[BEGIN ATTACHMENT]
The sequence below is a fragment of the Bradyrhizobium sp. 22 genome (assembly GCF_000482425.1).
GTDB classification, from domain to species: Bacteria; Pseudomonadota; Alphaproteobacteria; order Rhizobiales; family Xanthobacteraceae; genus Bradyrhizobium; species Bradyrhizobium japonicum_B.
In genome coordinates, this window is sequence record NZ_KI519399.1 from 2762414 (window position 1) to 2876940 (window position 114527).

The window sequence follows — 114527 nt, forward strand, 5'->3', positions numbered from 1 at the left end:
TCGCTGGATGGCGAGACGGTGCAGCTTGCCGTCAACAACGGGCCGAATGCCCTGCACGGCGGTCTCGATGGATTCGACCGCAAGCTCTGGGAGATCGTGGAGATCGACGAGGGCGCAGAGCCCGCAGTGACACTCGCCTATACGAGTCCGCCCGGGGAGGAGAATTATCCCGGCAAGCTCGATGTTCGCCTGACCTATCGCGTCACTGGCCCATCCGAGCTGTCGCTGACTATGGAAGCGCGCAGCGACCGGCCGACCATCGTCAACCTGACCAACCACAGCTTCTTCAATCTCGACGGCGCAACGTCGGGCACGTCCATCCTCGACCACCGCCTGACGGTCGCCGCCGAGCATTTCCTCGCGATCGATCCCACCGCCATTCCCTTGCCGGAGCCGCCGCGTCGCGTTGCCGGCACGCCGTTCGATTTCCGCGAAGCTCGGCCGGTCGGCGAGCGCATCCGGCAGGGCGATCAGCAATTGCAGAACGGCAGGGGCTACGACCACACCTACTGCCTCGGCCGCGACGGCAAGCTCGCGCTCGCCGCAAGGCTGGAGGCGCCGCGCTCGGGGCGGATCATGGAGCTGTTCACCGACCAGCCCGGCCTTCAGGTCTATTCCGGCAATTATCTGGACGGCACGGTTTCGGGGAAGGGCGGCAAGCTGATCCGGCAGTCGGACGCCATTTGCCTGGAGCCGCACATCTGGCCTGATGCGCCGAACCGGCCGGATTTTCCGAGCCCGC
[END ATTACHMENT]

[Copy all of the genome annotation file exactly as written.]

The sequence below is a fragment of the Bradyrhizobium sp. 22 genome (assembly GCF_000482425.1).
GTDB classification, from domain to species: Bacteria; Pseudomonadota; Alphaproteobacteria; order Rhizobiales; family Xanthobacteraceae; genus Bradyrhizobium; species Bradyrhizobium japonicum_B.
In genome coordinates, this window is sequence record NZ_KI519399.1 from 2762414 (window position 1) to 2876940 (window position 114527).

The window sequence follows — 114527 nt, forward strand, 5'->3', positions numbered from 1 at the left end:
TCGCTGGATGGCGAGACGGTGCAGCTTGCCGTCAACAACGGGCCGAATGCCCTGCACGGCGGTCTCGATGGATTCGACCGCAAGCTCTGGGAGATCGTGGAGATCGACGAGGGCGCAGAGCCCGCAGTGACACTCGCCTATACGAGTCCGCCCGGGGAGGAGAATTATCCCGGCAAGCTCGATGTTCGCCTGACCTATCGCGTCACTGGCCCATCCGAGCTGTCGCTGACTATGGAAGCGCGCAGCGACCGGCCGACCATCGTCAACCTGACCAACCACAGCTTCTTCAATCTCGACGGCGCAACGTCGGGCACGTCCATCCTCGACCACCGCCTGACGGTCGCCGCCGAGCATTTCCTCGCGATCGATCCCACCGCCATTCCCTTGCCGGAGCCGCCGCGTCGCGTTGCCGGCACGCCGTTCGATTTCCGCGAAGCTCGGCCGGTCGGCGAGCGCATCCGGCAGGGCGATCAGCAATTGCAGAACGGCAGGGGCTACGACCACACCTACTGCCTCGGCCGCGACGGCAAGCTCGCGCTCGCCGCAAGGCTGGAGGCGCCGCGCTCGGGGCGGATCATGGAGCTGTTCACCGACCAGCCCGGCCTTCAGGTCTATTCCGGCAATTATCTGGACGGCACGGTTTCGGGGAAGGGCGGCAAGCTGATCCGGCAGTCGGACGCCATTTGCCTGGAGCCGCACATCTGGCCTGATGCGCCGAACCGGCCGGATTTTCCGAGCCCGC